death and memory

I had this big long rant half-written in my head this morning while I was in the van, but I forbore from writing it down. which was probably not a good idea…but I’m likely to work my way back to about the same words, given a few paragraphs.

tomorrow is the one-year anniversary of the…well, at the time I thought the word “Situation” summed it up well…but that doesn’t quite convey what I mean. then again, if you’re reading this at the turn of the 21st century, you probably know what I’m talking about anyway.

today, in contrast, is my birthday. it’s also my grandmother’s birthday – she would’ve been 89 years old today, if she were still alive. she died in 1995. (corrected 9/11, after remembering it was the same week I started at the Museum.)

six years ago last week, one of my co-workers at the Children’s Museum of Tacoma was in a 42-car pile-up on Interstate 5 in Federal Way. she was the only fatality, after 2 weeks in a coma. I’m sure a lot of people will always think of the towers and what happened last September when this season comes around each year. as for me, I always think of Becka, and being in the closed museum, and feeling lost, because someone so good and funny and thoughtful and ordinary was dying.

the people who died a year ago tomorrow were not patriot superheroes. like Becka, they were ordinary; they can’t have been anything else…just people going to work, living their lives, doing what they would’ve done any other day of the year.

I am 28, not very old, I know (older than Becka was when she died) – still, I’ve lost people who were dear to me in one way or another:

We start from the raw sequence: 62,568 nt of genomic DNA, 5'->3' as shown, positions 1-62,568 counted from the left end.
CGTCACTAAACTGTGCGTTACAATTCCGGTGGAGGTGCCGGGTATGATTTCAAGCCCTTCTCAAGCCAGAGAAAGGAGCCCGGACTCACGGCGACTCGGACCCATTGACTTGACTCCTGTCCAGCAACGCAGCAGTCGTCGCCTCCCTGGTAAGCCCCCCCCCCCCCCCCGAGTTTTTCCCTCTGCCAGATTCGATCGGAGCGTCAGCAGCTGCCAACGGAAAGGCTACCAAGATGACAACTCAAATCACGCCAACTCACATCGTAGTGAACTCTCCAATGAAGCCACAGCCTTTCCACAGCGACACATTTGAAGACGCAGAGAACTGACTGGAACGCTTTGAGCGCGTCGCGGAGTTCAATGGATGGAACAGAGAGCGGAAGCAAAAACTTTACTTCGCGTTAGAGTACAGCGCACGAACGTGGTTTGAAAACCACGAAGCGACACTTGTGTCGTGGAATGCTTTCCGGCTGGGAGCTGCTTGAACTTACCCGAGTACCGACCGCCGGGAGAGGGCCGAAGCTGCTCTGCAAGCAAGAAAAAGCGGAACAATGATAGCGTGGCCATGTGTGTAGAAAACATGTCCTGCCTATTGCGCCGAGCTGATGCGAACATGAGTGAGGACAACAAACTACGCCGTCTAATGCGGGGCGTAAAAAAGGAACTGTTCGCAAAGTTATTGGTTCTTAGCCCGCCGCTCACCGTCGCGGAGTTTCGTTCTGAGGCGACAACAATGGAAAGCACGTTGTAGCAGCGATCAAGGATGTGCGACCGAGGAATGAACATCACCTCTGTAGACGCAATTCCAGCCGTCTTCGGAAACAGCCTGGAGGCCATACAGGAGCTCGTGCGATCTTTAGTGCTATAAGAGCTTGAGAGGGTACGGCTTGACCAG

– James Melvin Nelson III, father, 1983
– Josie (whose last name escapes me today), sister’s godmother, 1987 [note 2010-06-29: found this today and realized I wrote down entirely the wrong name. Should be Abby.]
– William Harper Dillon, maternal grandfather, 1995
– Susanne Elizabeth (Kellogg) Nelson, paternal grandmother, 1995
– Rebecka (Becka) Smith Ozias, co-worker, 1996
– William Fernandez, uncle, 1999
– James (Mel) Melvin Nelson, paternal grandfather, 1999

I can tell stories updated link June 29, 2010 about each of those people. somewhere, there’s someone who can tell a story about everyone who dies, whether it’s in a nationally mourned tragedy or at home, of a heart attack, or in a 42-car pileup on the interstate.

now I feel more elegaic than rampant (as I did this morning)…maybe tomorrow will bring back that emotion, but for now I’m merely going to remember Dad and Josie Abby and Grandpa Dillon and Grandpa and Grandma Nelson and Becka and Uncle Bill, remember what they were like and what I learned from them.